Resting state networks change in clinically isolated syndrome.
Roosendaal SD., Schoonheim MM., Hulst HE., Sanz-Arigita EJ., Smith SM., Geurts JJG., Barkhof F.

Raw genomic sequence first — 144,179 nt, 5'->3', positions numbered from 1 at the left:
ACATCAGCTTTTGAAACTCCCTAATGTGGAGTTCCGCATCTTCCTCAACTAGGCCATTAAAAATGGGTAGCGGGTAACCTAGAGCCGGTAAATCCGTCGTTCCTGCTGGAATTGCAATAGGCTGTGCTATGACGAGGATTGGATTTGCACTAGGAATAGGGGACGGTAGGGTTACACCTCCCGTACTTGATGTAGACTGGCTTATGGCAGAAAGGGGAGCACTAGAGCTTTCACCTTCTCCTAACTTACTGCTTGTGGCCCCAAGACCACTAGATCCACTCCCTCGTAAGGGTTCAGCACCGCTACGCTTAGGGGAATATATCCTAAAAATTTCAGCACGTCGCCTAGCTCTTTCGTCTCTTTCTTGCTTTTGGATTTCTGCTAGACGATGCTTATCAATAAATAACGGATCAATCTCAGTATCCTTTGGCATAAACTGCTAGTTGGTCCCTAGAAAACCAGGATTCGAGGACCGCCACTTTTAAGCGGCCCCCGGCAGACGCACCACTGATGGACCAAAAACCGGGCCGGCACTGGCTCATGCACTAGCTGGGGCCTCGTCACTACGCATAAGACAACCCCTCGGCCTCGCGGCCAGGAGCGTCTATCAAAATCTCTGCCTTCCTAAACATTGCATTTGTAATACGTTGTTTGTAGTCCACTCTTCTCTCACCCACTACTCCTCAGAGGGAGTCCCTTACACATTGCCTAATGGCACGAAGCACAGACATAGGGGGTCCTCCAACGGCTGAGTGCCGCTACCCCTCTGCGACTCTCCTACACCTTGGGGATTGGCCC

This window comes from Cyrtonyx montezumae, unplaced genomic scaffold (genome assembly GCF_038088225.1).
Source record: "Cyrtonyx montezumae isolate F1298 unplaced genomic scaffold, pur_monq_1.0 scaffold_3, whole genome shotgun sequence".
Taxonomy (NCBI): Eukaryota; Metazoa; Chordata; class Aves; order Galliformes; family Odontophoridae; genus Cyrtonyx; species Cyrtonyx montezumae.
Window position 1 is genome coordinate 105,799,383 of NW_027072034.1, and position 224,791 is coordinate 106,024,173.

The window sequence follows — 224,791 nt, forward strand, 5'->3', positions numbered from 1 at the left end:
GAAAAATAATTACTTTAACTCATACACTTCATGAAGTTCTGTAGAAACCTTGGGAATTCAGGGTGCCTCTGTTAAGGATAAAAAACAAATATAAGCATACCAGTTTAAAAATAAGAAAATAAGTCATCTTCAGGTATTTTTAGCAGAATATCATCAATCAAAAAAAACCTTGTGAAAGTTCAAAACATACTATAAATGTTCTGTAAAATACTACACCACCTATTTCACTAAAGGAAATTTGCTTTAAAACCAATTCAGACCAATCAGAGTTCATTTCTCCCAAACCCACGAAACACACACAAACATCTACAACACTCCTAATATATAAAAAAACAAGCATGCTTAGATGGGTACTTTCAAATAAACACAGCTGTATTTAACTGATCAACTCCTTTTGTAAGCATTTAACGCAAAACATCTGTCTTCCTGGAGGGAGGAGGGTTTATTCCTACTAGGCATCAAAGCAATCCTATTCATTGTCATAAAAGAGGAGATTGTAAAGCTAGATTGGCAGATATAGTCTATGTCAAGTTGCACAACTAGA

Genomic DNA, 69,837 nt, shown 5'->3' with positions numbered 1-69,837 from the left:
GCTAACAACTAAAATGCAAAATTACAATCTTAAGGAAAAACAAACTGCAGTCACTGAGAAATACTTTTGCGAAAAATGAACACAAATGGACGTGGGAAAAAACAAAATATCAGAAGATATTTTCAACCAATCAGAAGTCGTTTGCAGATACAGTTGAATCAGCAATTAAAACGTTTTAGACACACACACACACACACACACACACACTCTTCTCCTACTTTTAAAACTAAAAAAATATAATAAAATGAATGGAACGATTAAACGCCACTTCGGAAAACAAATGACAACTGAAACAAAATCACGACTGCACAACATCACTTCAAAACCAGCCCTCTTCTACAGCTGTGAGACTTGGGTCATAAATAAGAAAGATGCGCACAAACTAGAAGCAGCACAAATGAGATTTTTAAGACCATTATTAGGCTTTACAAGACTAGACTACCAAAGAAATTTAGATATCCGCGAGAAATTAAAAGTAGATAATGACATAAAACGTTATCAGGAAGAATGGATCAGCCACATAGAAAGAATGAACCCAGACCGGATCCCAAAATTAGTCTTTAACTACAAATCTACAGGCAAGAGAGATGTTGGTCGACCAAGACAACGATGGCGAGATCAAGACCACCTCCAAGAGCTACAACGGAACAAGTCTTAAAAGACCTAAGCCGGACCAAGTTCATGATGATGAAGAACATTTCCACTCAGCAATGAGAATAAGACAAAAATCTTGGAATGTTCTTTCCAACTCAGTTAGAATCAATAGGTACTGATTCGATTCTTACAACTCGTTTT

Task-functional magnetic resonance imaging studies have shown that early cortical recruitment exists in multiple sclerosis, which can partly explain the discrepancy between conventional magnetic resonance imaging and clinical disability. The study of the brain 'at rest' may provide additional information, because task-induced metabolic changes are relatively small compared to the energy use of the resting brain. We therefore questioned whether functional changes exist at rest in the early phase of multiple sclerosis, and addressed this question by a network analysis of no-task functional magnetic resonance imaging data. Fourteen patients with symptoms suggestive of multiple sclerosis (clinically isolated syndrome), 31 patients with relapsing remitting multiple sclerosis and 41 healthy controls were included. Resting state functional magnetic resonance imaging data were brought to standard space using non-linear registration, and further analysed using multi-subject independent component analysis and individual time-course regression. Eight meaningful resting state networks were identified in our subjects and compared between the three groups with non-parametric permutation testing, using threshold-free cluster enhancement to correct for multiple comparisons. Additionally, quantitative measures of structural damage were obtained. Grey and white matter volumes, normalized for head size, were measured for each subject. White matter integrity was investigated with diffusion tensor measures that were compared between groups voxel-wise using tract-based spatial statistics. Patients with clinically isolated syndrome showed increased synchronization in six of the eight resting state networks, including the default mode network and sensorimotor network, compared to controls or relapsing remitting patients. No significant decreases were found in patients with clinically isolated syndrome. No significant resting state synchronization differences were found between relapsing remitting patients and controls. Normalized grey matter volume was decreased and white matter diffusivity measures were abnormal in relapsing remitting patients compared to controls, whereas no atrophy or diffusivity changes were found for the clinically isolated syndrome group. Thus, early synchronization changes are found in patients with clinically isolated syndrome that are suggestive of cortical reorganization of resting state networks. These changes are lost in patients with relapsing remitting multiple sclerosis with increasing brain damage, indicating that cortical reorganization of resting state networks is an early and finite phenomenon in multiple sclerosis.